After reading the previous and seeing how you, the pastor, feel I am very disappointed to say we will not being going to The Rising. Christianity is NOT a religion, it is a way of life. You stating this is an organized religion doesn’t sit well. Along with a few other statements. I am so thankful you posted this all when you did.

    1. Jason Epps Post author

      Hi Kassy,

      First off, let me say thanks for your comments. I always appreciate feedback, so regardless of what you think of me or The Rising, your perspective is helpful. Secondly, my apologies if there was something in the post that offended or didn’t set well with you. I can understand that, coming from the LDS church, you may be a bit sensitive to “big religion,” and that makes sense. I have many friends who were burned by “the” church and are extremely gun shy about anything that even remotely resembles organized religion – and again, I can’t disagree with them. That being said, let me tell you a bit about The Rising.

      After I finished grad school my wife and I started The Rising. Our purpose was to provide a place where people – people who’ve been burned by religion – could worship God, meet like-minded friends, and band together to serve their community and their world. In our six year history, I’ve never had one person tell me they felt judged at our church. Our culture is one that is laid-back, come as you are, and enter at your own pace – if that makes sense. Most of the time when people bag on “organized religion,” they attack anything that resembles a church. But here’s the problem – at its essence, all The Rising is is a group of people who love to get together to fellowship, worship in a loud rock and roll style, drink coffee, pray, and learn the Scripture. We do have a building for the people and a bank account to pay the bills, but that’s the extent of our “organization.” We are nothing like the LDS church in either doctrine OR structure. So to say we are a manifestation of “organized religion” might be true and it might be false – depending on how we define the term (which I think may be the sticking point here). We’re “organized” in the sense that we believe it’s important to worship and “do life” together in some sense. We are “not organized” in the sense that our church is not a huge superstructure that seeks power and politics.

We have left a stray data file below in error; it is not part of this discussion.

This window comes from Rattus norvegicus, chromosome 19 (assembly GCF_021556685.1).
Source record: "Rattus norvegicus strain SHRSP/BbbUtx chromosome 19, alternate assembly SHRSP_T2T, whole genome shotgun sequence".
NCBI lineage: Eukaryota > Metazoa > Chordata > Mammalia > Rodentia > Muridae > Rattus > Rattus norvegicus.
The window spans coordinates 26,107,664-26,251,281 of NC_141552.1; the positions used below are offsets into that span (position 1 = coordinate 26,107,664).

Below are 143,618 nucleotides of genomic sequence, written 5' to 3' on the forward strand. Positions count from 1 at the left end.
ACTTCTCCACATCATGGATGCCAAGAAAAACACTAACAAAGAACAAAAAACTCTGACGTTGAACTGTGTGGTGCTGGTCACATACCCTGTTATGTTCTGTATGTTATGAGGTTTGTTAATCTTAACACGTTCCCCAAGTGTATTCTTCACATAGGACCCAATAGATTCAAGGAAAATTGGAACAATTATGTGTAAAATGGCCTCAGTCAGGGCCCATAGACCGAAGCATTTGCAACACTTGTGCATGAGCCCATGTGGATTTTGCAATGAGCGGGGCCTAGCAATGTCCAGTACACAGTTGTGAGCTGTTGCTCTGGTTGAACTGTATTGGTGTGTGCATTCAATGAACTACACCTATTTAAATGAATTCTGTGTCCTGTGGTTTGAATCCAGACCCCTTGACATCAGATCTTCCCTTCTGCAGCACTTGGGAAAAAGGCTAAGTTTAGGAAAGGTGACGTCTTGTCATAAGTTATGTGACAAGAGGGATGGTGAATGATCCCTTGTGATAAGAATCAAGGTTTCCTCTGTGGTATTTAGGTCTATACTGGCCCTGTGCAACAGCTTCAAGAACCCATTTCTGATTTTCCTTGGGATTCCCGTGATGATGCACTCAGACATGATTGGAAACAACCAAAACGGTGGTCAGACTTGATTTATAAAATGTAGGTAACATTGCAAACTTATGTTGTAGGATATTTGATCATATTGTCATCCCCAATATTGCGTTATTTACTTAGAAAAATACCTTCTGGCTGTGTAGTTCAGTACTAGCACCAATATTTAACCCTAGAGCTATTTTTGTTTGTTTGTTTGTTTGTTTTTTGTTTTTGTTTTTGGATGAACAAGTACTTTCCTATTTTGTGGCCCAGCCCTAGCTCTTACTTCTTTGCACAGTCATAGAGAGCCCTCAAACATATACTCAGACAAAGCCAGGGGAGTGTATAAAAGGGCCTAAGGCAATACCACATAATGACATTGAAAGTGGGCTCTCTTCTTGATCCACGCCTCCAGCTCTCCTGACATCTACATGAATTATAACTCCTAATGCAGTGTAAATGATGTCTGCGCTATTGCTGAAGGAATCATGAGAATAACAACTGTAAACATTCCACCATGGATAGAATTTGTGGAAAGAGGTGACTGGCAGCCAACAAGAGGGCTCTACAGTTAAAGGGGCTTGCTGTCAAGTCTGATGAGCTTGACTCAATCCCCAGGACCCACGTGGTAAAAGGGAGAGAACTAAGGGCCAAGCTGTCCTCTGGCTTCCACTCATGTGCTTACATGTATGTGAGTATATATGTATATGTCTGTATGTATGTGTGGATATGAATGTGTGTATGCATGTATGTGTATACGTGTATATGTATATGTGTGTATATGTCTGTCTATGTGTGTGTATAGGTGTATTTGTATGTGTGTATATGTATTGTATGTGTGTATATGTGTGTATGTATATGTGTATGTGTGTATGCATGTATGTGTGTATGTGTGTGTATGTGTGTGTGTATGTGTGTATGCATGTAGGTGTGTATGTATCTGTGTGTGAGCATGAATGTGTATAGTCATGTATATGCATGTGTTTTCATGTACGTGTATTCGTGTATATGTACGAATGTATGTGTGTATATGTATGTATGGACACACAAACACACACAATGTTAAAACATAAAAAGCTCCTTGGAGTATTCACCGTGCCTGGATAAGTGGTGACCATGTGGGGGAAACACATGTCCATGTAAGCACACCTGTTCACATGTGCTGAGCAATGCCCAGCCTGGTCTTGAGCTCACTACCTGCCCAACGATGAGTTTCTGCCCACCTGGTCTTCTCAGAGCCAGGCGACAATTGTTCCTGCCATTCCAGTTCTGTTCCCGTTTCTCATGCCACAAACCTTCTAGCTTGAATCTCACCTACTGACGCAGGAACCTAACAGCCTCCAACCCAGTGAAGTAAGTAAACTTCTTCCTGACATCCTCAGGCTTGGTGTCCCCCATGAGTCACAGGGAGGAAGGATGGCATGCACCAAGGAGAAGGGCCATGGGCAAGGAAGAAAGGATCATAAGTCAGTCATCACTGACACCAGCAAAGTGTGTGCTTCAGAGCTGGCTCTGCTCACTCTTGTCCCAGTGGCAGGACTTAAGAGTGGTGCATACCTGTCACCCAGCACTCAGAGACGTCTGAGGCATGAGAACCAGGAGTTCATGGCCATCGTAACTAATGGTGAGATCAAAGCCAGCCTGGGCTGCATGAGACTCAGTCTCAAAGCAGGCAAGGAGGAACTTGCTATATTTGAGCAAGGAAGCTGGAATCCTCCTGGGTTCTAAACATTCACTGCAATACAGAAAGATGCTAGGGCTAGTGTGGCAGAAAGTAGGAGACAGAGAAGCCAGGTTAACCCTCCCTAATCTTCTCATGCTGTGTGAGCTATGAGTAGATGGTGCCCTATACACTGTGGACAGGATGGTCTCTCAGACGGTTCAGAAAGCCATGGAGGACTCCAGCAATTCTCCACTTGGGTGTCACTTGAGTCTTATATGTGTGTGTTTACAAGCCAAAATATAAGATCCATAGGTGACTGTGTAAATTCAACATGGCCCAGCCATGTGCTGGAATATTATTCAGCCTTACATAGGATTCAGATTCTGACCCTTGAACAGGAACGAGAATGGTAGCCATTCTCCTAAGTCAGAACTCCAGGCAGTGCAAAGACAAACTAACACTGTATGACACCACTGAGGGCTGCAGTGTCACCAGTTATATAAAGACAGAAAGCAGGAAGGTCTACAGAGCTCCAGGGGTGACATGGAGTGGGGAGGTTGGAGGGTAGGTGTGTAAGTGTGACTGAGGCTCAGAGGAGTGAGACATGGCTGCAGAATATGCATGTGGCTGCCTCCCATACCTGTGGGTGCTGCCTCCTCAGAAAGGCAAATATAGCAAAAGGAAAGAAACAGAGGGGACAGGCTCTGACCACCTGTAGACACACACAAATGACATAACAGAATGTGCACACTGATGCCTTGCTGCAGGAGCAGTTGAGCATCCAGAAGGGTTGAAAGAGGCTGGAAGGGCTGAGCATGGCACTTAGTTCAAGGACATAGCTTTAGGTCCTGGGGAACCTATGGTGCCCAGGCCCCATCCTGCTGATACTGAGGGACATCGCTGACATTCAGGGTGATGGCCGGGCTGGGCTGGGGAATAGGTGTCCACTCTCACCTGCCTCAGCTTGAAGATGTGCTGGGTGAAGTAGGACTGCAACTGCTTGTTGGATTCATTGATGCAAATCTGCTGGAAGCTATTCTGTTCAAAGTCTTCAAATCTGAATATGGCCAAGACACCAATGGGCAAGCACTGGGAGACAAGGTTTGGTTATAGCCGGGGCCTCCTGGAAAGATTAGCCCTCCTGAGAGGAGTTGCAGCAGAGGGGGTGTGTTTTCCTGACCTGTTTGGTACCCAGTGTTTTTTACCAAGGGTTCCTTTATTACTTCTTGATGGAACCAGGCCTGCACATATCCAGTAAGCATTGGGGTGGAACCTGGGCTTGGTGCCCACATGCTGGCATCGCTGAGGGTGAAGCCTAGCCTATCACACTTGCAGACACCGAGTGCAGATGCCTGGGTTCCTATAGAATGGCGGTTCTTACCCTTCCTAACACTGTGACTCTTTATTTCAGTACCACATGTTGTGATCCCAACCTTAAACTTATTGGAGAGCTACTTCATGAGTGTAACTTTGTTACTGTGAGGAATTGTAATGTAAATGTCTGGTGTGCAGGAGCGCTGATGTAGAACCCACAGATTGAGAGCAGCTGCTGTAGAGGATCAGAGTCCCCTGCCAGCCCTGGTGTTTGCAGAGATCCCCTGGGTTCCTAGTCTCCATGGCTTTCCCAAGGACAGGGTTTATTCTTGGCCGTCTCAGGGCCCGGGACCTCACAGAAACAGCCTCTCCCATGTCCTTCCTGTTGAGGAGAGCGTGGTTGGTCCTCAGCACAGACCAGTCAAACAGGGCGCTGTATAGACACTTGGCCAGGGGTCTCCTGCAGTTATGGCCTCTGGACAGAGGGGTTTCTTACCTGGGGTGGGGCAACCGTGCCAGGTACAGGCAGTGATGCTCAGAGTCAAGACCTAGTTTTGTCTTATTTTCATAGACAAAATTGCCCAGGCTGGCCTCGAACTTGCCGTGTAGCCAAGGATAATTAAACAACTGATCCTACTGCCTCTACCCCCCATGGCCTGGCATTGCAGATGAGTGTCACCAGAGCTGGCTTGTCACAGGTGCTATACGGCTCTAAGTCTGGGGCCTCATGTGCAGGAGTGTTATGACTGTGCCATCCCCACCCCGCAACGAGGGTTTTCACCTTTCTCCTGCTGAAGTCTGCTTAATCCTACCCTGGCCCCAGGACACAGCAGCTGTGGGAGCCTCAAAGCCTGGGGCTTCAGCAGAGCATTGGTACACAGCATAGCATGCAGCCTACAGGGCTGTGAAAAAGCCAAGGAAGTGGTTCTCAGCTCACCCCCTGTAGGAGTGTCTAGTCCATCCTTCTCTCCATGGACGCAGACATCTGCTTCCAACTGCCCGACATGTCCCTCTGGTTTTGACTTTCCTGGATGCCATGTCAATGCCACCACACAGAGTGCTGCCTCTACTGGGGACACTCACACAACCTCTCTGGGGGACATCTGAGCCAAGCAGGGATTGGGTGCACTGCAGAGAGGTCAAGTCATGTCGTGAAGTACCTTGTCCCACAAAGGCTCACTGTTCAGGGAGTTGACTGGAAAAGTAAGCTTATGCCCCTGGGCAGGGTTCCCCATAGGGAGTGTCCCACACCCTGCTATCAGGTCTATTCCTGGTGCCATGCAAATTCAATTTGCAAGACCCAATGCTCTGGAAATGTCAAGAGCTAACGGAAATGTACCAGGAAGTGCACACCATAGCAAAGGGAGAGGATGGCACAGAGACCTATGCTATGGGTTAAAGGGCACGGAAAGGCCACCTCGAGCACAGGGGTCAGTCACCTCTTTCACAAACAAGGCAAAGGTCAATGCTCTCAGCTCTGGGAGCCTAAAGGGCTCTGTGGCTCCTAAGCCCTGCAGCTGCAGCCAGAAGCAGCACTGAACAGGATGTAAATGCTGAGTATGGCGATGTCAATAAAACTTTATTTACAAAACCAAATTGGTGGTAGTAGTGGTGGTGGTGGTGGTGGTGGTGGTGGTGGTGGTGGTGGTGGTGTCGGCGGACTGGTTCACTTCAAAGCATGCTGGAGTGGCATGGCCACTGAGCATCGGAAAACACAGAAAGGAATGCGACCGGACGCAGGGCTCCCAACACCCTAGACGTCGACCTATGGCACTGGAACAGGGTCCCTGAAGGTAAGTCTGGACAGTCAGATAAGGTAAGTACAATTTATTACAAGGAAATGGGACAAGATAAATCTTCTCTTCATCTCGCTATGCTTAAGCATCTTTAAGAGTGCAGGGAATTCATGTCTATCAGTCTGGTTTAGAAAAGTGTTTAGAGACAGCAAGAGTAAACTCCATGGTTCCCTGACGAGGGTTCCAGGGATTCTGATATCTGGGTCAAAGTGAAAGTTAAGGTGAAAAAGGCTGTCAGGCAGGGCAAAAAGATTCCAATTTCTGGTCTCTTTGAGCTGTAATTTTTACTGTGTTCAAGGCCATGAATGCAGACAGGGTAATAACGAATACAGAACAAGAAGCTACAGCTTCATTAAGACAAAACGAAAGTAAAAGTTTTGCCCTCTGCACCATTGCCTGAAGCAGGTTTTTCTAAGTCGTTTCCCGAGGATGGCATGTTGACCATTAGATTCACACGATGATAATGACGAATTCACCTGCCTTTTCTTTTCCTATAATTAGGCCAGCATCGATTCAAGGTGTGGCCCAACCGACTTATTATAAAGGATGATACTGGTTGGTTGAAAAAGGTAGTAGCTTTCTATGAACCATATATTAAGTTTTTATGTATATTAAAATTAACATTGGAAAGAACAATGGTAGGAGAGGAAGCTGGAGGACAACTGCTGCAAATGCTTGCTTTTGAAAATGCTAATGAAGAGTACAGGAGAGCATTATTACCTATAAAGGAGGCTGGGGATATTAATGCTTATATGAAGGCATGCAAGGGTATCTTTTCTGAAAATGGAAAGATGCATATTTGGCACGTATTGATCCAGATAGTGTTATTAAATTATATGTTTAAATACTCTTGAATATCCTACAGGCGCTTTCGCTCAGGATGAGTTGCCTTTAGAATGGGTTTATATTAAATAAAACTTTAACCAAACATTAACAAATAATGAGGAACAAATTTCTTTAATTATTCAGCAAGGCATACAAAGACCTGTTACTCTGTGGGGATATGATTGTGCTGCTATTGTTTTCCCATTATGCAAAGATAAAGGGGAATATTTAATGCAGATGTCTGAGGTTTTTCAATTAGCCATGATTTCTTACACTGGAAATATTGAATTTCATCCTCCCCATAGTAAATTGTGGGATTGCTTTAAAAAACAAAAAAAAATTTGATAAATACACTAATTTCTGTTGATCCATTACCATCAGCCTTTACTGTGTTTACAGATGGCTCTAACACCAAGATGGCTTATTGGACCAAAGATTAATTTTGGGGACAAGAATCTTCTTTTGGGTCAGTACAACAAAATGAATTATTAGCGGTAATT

I’m not sure if that clarifies things a bit, but here’s the point: I’d love for you and your kids to come visit The Rising. The very fact that you had even considered coming means that you appreciate at least “some” level of organization I mean – after all – for us to put together a worship service, band, childcare, kids church, sermon and coffee shop each week does require “some” organization, right? And with your saying that Christianity is not a religion, but a “way of life,” I couldn’t agree more. But again, it’s all in how we define our terms. For some people, the word “religion” simply means a God-focused “way of life,” and that’s the way I intended it when I wrote – so I think you and I may be on the same page. I did not intend it to be taken in the more narrow and negative sense – and to be honest – I’ll probably think twice about the way I phrase things in the future because I don’t wish to be misunderstood. So again, your comments are, if nothing else, good for helping me to become a better writer.

      Again, Kassy – thanks for your comments. I really would like to meet you and your kids at The Rising sometime – our church is a great place for families and for people of your mindset and situation. You said you are looking for a place where you don’t feel judged. I understand – I’m looking for the same thing in life, so in that spirit, I hope you’ll refrain from forming too harsh of an opinion about (i.e. judging) me or The Rising until after you visit. Until then, I’m praying God’s awesome blessings on you and your family this weekend 🙂

      Yours,
      Jason

Comments are closed.